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Commentary

The Bush Administration Tables a Draft “Cutoff” Treaty Analysis of Key Elements

in Program

1. Tabling a draft treaty now is a smart idea politically to improve chances that the Congress will approve the Bush administration’s proposed nuclear deal with India.   A treaty could also be a wise and substantive move, depending on its provisions.  The administration’s draft text is weak in a number of areas, most notably in its dismissal of President Ronald Reagan’s dictum of “trust but verify.”
 
2. The draft treaty may not be negotiated in the Conference on Disarmament in Geneva if the Bush administration continues to refuse to discuss issues related to space security.  These two agenda items have been linked for many years at the 65-nation CD, where procedural decisions are taken by consensus.  Most US friends and allies (including India) object to the Bush administration’s negative stance toward verification.  The CD is also overwhelmingly in favor of initiating discussion on ways to promote the peaceful uses of outer space, and to prevent the flight-testing and deployment of space weapons.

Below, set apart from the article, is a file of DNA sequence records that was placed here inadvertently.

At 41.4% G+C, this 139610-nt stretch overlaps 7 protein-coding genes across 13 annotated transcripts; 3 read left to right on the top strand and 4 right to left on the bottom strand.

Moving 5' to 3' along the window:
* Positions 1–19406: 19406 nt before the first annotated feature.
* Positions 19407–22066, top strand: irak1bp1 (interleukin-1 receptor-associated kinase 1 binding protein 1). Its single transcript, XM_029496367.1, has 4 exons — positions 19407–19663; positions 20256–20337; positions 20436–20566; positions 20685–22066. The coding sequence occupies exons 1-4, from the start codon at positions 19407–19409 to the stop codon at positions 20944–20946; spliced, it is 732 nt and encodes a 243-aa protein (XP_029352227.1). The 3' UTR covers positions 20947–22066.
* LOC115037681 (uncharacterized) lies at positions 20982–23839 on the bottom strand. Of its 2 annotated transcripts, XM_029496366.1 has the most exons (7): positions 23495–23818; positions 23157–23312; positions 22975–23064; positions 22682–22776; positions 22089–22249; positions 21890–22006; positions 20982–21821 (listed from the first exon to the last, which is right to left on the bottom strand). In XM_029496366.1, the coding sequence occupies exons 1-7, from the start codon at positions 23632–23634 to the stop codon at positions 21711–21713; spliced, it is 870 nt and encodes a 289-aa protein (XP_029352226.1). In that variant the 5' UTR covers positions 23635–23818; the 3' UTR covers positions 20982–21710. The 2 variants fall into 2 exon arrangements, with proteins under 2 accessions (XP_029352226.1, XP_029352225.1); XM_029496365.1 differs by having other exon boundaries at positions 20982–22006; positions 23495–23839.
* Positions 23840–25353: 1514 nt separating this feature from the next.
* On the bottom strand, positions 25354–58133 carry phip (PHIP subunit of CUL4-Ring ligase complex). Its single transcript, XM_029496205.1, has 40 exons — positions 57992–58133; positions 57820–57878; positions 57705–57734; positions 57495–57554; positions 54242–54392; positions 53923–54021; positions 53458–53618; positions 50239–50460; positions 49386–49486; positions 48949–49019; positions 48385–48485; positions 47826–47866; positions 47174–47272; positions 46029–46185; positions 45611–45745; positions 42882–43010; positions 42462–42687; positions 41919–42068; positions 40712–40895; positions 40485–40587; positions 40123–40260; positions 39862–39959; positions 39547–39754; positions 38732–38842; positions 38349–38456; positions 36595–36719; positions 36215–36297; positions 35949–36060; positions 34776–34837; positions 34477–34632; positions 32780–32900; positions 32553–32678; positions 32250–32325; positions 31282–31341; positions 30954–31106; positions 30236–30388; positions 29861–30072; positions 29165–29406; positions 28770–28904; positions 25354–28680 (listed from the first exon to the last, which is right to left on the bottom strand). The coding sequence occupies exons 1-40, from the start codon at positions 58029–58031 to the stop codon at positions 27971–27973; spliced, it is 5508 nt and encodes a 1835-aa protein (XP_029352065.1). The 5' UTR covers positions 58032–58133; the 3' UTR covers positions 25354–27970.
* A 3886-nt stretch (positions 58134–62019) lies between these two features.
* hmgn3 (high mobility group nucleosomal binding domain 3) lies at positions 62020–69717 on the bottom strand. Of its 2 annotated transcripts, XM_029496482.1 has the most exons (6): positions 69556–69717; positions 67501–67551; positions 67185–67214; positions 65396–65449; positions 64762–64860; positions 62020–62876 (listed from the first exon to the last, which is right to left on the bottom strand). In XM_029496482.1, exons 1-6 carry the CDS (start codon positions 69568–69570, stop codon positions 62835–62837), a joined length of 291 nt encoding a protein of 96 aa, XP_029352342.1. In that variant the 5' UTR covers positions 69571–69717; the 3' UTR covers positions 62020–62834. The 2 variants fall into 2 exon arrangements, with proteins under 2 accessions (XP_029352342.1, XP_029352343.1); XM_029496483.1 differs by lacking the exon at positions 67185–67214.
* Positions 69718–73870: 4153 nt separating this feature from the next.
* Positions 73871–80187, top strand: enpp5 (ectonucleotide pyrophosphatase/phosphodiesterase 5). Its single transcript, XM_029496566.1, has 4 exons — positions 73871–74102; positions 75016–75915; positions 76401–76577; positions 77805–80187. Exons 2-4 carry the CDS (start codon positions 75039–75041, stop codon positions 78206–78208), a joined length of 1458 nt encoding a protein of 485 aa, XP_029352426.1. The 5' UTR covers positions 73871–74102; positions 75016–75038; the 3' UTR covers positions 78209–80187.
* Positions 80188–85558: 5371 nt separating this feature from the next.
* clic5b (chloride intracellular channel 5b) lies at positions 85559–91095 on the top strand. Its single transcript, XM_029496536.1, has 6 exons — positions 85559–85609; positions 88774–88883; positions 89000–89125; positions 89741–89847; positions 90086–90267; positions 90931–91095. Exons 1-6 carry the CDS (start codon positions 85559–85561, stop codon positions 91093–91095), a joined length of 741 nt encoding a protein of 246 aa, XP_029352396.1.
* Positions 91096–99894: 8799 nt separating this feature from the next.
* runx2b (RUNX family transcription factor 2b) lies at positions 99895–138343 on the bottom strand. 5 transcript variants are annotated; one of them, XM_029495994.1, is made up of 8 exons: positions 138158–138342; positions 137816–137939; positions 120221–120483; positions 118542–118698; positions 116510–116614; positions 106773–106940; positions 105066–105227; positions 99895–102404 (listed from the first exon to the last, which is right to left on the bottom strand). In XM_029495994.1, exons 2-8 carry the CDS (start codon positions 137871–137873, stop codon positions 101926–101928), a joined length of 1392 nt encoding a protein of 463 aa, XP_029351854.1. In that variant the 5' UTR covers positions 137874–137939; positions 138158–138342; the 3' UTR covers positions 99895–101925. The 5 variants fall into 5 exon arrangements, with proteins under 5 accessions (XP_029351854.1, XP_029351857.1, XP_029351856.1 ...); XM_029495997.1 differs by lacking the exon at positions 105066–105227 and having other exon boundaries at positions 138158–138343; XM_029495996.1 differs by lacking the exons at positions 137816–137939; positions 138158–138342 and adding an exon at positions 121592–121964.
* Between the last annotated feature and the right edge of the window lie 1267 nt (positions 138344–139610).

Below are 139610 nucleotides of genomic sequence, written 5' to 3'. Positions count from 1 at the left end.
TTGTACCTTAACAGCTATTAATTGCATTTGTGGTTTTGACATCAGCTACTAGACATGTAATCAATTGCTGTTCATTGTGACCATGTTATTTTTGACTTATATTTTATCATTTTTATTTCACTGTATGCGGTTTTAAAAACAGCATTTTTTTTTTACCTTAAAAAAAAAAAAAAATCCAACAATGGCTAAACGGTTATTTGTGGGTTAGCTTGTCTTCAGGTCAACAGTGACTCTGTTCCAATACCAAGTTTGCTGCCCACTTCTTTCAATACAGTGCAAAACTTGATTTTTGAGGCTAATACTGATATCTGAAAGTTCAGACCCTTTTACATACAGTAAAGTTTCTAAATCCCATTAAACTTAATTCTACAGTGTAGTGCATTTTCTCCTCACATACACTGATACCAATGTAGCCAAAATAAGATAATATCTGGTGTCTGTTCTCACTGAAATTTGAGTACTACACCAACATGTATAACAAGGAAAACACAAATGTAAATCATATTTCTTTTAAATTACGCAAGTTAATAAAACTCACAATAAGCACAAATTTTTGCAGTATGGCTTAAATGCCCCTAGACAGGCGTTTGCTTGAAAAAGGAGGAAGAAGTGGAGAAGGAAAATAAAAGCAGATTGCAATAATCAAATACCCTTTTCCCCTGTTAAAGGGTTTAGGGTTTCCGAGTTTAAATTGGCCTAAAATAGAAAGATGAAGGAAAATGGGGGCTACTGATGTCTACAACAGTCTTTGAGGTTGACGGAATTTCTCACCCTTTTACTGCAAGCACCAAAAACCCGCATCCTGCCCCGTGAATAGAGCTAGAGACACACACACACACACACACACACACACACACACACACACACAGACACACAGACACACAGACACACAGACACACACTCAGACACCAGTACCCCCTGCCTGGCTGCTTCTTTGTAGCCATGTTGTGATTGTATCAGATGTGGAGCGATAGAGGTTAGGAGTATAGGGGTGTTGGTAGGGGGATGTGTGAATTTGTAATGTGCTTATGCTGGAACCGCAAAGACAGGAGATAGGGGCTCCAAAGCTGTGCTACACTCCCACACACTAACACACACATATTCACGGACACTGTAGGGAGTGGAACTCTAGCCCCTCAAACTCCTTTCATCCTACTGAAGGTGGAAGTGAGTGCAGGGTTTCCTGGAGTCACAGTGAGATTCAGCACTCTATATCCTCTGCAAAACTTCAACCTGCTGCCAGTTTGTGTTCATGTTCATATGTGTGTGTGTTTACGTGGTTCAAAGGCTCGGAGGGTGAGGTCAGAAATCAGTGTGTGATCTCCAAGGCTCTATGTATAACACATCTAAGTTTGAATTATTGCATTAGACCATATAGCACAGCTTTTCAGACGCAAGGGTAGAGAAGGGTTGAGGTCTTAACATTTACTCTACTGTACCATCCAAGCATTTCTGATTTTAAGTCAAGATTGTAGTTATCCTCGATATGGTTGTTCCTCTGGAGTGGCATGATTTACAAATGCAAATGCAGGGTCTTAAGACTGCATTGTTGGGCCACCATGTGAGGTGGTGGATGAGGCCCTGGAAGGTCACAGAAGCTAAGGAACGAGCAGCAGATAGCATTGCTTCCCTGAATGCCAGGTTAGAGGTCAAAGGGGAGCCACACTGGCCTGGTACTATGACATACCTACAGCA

3. The Bush administration cleverly derides this linkage as “hostage taking.”  In truth, negotiations on a verifiable “cutoff” treaty and discussions on space security could begin tomorrow, if the administration could “just say yes” to both agenda items.  It is the Bush administration that has been holding the CD hostage, not the other way around.
 
4. Designing effective verification arrangements for a cutoff treaty will be time-consuming and difficult.  But if, as the administration insists, it can put in place mechanisms to monitor the cessation of production of fissile material for weapons in Iran and North Korea, surely it can conceive of verifiable arrangements for less problematic cases. 
 
5. Because verification is so essential, and because it will take time to design monitoring arrangements that are good enough to provide early warning or confidence in compliance but not so intrusive as to reveal essential secrets, interim measures should be pursued that reinforce and broaden the moratorium on fissile material production for weapons currently in place by the United States, Russia, France, Great Britain, and China.

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